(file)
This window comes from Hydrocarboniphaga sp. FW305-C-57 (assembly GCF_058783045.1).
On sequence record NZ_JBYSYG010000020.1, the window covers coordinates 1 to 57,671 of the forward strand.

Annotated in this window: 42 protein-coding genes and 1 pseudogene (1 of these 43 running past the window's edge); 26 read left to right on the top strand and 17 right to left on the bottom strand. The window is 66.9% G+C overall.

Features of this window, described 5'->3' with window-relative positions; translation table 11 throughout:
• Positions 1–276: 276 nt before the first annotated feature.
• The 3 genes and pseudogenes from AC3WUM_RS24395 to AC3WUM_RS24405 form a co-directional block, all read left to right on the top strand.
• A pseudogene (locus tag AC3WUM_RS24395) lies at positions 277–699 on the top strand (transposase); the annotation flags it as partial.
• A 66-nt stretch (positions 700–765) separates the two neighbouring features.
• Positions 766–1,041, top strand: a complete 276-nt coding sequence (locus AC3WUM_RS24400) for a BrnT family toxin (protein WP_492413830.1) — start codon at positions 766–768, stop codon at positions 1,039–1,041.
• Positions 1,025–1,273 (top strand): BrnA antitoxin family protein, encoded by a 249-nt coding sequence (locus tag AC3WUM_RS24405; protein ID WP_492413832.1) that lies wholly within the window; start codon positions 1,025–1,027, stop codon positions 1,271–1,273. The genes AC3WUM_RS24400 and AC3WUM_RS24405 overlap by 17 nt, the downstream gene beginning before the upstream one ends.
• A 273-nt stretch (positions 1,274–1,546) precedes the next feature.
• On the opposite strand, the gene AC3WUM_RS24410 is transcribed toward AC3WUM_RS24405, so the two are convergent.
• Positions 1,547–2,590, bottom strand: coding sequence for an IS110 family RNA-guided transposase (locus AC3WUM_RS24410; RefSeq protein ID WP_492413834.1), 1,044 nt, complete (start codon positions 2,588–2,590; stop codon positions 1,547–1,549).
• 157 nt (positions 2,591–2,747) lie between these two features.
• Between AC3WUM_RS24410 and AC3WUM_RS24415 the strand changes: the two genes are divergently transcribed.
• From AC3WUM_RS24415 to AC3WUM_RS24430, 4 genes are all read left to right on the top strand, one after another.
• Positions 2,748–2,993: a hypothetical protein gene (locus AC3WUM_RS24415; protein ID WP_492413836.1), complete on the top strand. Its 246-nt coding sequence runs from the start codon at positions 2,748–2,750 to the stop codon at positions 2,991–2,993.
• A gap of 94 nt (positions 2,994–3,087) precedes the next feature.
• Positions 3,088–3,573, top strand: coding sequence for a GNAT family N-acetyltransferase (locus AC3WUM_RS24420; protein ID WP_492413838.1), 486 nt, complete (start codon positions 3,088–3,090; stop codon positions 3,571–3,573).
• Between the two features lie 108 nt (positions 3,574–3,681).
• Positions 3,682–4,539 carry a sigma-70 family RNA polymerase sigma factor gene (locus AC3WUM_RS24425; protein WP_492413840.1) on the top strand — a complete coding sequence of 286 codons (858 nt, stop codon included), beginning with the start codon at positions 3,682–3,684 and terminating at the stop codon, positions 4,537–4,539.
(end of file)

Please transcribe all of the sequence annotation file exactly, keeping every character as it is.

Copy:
This window comes from Hydrocarboniphaga sp. FW305-C-57 (assembly GCF_058783045.1).
On sequence record NZ_JBYSYG010000020.1, the window covers coordinates 1 to 57,671 of the forward strand.

Annotated in this window: 42 protein-coding genes and 1 pseudogene (1 of these 43 running past the window's edge); 26 read left to right on the top strand and 17 right to left on the bottom strand. The window is 66.9% G+C overall.

Features of this window, described 5'->3' with window-relative positions; translation table 11 throughout:
• Positions 1–276: 276 nt before the first annotated feature.
• The 3 genes and pseudogenes from AC3WUM_RS24395 to AC3WUM_RS24405 form a co-directional block, all read left to right on the top strand.
• A pseudogene (locus tag AC3WUM_RS24395) lies at positions 277–699 on the top strand (transposase); the annotation flags it as partial.
• A 66-nt stretch (positions 700–765) separates the two neighbouring features.
• Positions 766–1,041, top strand: a complete 276-nt coding sequence (locus AC3WUM_RS24400) for a BrnT family toxin (protein WP_492413830.1) — start codon at positions 766–768, stop codon at positions 1,039–1,041.
• Positions 1,025–1,273 (top strand): BrnA antitoxin family protein, encoded by a 249-nt coding sequence (locus tag AC3WUM_RS24405; protein ID WP_492413832.1) that lies wholly within the window; start codon positions 1,025–1,027, stop codon positions 1,271–1,273. The genes AC3WUM_RS24400 and AC3WUM_RS24405 overlap by 17 nt, the downstream gene beginning before the upstream one ends.
• A 273-nt stretch (positions 1,274–1,546) precedes the next feature.
• On the opposite strand, the gene AC3WUM_RS24410 is transcribed toward AC3WUM_RS24405, so the two are convergent.
• Positions 1,547–2,590, bottom strand: coding sequence for an IS110 family RNA-guided transposase (locus AC3WUM_RS24410; RefSeq protein ID WP_492413834.1), 1,044 nt, complete (start codon positions 2,588–2,590; stop codon positions 1,547–1,549).
• 157 nt (positions 2,591–2,747) lie between these two features.
• Between AC3WUM_RS24410 and AC3WUM_RS24415 the strand changes: the two genes are divergently transcribed.
• From AC3WUM_RS24415 to AC3WUM_RS24430, 4 genes are all read left to right on the top strand, one after another.
• Positions 2,748–2,993: a hypothetical protein gene (locus AC3WUM_RS24415; protein ID WP_492413836.1), complete on the top strand. Its 246-nt coding sequence runs from the start codon at positions 2,748–2,750 to the stop codon at positions 2,991–2,993.
• A gap of 94 nt (positions 2,994–3,087) precedes the next feature.
• Positions 3,088–3,573, top strand: coding sequence for a GNAT family N-acetyltransferase (locus AC3WUM_RS24420; protein ID WP_492413838.1), 486 nt, complete (start codon positions 3,088–3,090; stop codon positions 3,571–3,573).
• Between the two features lie 108 nt (positions 3,574–3,681).
• Positions 3,682–4,539 carry a sigma-70 family RNA polymerase sigma factor gene (locus AC3WUM_RS24425; protein WP_492413840.1) on the top strand — a complete coding sequence of 286 codons (858 nt, stop codon included), beginning with the start codon at positions 3,682–3,684 and terminating at the stop codon, positions 4,537–4,539.